The Master Algorithm Book Review

In The Master Algorithm by Pedro Domingos, the author has some interesting thoughts on the “master algorithm”. Just like physicists want to find a universal formula for everything, a similar quest is what some in the machine learning world are looking for, and could simplify or bring new insights to how the world works through collected data. Just as many useful algorithms can be used in different ways – for example a super simple neural net can find pi, or a neural net can tell the difference between a dog and a cat, why can’t there be one that could run all machine learning problems?

The problem with this would first of all be the parameters and setup. AI needs settings and setup of the data in a form that’s usable, and will output categorizations from data… numbers in, numbers out. That would not necessarily tell you new things about the world without observer programming what that means.

This book seems to have more philosophising, understanding the concepts than code, if that’s what you’re looking for… There are some very awkward analogies it makes – does asking for a date make a good comparison to building database for AI purposes? Is Pascal’s wager, one religion offering eternal life, analogous to different algorithms offering accuracy? (is there any other religion that offers as its aim the one person that historically did die and was risen in three days, offering this hope?) – that you can judge for yourself, I’d say philosophizing is quite off.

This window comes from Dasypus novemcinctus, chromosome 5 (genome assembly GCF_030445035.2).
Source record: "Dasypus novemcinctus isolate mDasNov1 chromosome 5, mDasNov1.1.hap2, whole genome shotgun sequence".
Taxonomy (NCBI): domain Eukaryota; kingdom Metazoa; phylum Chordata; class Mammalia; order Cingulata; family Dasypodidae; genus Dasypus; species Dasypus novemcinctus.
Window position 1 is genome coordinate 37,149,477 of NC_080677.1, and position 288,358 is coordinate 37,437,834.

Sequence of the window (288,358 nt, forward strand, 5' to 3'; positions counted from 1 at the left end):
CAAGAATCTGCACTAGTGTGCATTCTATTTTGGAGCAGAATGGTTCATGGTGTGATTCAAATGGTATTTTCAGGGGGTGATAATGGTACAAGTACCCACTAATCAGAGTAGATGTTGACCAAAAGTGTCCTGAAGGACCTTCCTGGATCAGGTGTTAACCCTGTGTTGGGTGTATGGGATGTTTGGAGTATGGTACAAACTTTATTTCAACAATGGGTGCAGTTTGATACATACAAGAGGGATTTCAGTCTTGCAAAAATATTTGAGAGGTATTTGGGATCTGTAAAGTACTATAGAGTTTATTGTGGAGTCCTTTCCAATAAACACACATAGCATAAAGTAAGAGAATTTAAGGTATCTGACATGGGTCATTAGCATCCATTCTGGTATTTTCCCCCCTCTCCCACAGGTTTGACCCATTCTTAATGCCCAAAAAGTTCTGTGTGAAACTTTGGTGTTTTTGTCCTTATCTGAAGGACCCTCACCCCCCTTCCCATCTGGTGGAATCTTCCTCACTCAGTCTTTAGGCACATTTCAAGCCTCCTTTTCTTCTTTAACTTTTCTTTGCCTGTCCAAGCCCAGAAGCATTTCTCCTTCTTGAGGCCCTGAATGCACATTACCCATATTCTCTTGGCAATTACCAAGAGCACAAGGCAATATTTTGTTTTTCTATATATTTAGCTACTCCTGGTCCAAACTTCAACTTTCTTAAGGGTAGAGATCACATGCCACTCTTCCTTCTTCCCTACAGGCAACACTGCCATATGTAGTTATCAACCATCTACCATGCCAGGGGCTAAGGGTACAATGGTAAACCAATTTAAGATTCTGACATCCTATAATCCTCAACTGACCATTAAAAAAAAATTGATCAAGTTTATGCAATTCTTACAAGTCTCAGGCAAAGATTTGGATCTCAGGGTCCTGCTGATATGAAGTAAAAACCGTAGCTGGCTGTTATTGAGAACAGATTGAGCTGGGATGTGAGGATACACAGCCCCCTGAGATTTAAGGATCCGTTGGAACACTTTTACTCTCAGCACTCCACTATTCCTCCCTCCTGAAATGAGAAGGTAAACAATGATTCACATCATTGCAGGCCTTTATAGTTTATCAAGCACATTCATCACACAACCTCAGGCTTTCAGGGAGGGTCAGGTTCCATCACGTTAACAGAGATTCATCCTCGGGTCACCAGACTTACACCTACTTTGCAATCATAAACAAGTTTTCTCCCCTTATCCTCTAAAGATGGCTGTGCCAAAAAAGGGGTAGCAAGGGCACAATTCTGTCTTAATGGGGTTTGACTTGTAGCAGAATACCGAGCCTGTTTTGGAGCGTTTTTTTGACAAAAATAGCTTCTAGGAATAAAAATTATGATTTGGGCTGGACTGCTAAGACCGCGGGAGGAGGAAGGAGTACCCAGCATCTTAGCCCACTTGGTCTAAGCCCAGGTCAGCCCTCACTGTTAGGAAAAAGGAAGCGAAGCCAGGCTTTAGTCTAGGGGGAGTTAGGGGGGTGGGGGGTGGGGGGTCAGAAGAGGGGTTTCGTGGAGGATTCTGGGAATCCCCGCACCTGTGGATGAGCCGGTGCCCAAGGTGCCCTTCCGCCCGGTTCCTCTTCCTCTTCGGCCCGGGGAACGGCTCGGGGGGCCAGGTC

Another error is found on page 83, where the author says all computer mistakes are a programmer/engineer’s fault while cells can be mutated by radiation. In fact, cosmic rays can affect computer hardware.

The book gives some interesting observations on multidimensional data (p187), that with many dimensions there can be vastly more possibilities. Also with a hypothetical orange of 10% “pulp” on the outside, “means 73 percent of the volume of the orage is pulp (.9^3). Now consider a hyperorange: still with 90 percent of the radius occupied by pulp, but in a hundred dimensions….(0.9^100)” would be 0.000026561! However as it mentions later many may be about the same in one dimension, like items at or near the float are sort of 2-dimensional in 3 dimensions.

The author seems to think the new machine learning/robot possibilities will open up a new era of utopia and “The newly unemployed majority will vote for generous lifetime unemployment benefits and the sky-high taxes needed to fund them. These won’t break the bank because machines will do the necessary production.” and perhaps we will want to reduce the employment rate? This sounds like a socialist utopia which makes us dependent on machines, machines a new generation possibly won’t understand 🙁 It seems apt that Bill Gates recommends this book… Let us reboot a socialist economy, and re boot it again if it doesn’t work the first time?

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